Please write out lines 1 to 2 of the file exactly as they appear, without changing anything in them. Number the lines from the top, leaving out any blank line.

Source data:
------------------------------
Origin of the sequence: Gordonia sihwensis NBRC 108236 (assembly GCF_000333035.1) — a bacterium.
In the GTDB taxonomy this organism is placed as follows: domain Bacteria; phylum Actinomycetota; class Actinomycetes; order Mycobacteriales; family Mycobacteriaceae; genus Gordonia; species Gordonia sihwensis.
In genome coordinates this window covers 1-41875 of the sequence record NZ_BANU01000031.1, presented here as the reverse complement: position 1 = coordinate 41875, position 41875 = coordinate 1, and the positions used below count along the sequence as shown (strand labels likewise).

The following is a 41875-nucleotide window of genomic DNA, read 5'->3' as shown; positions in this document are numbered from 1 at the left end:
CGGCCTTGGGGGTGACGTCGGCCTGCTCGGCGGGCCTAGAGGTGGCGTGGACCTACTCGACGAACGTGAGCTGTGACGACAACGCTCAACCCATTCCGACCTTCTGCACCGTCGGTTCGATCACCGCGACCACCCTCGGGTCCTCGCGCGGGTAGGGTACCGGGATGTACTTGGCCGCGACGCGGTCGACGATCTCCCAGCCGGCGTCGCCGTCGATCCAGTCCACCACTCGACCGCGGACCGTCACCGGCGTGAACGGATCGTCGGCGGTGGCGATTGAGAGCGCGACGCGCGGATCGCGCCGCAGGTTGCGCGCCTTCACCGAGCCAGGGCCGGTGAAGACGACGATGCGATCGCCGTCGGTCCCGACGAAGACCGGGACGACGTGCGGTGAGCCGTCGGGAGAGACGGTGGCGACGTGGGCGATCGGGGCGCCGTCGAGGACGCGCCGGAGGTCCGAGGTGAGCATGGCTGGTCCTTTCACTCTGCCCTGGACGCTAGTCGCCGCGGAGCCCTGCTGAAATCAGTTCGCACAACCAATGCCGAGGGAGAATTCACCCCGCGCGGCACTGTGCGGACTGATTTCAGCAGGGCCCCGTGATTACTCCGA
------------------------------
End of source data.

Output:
Origin of the sequence: Gordonia sihwensis NBRC 108236 (assembly GCF_000333035.1) — a bacterium.
In the GTDB taxonomy this organism is placed as follows: domain Bacteria; phylum Actinomycetota; class Actinomycetes; order Mycobacteriales; family Mycobacteriaceae; genus Gordonia; species Gordonia sihwensis.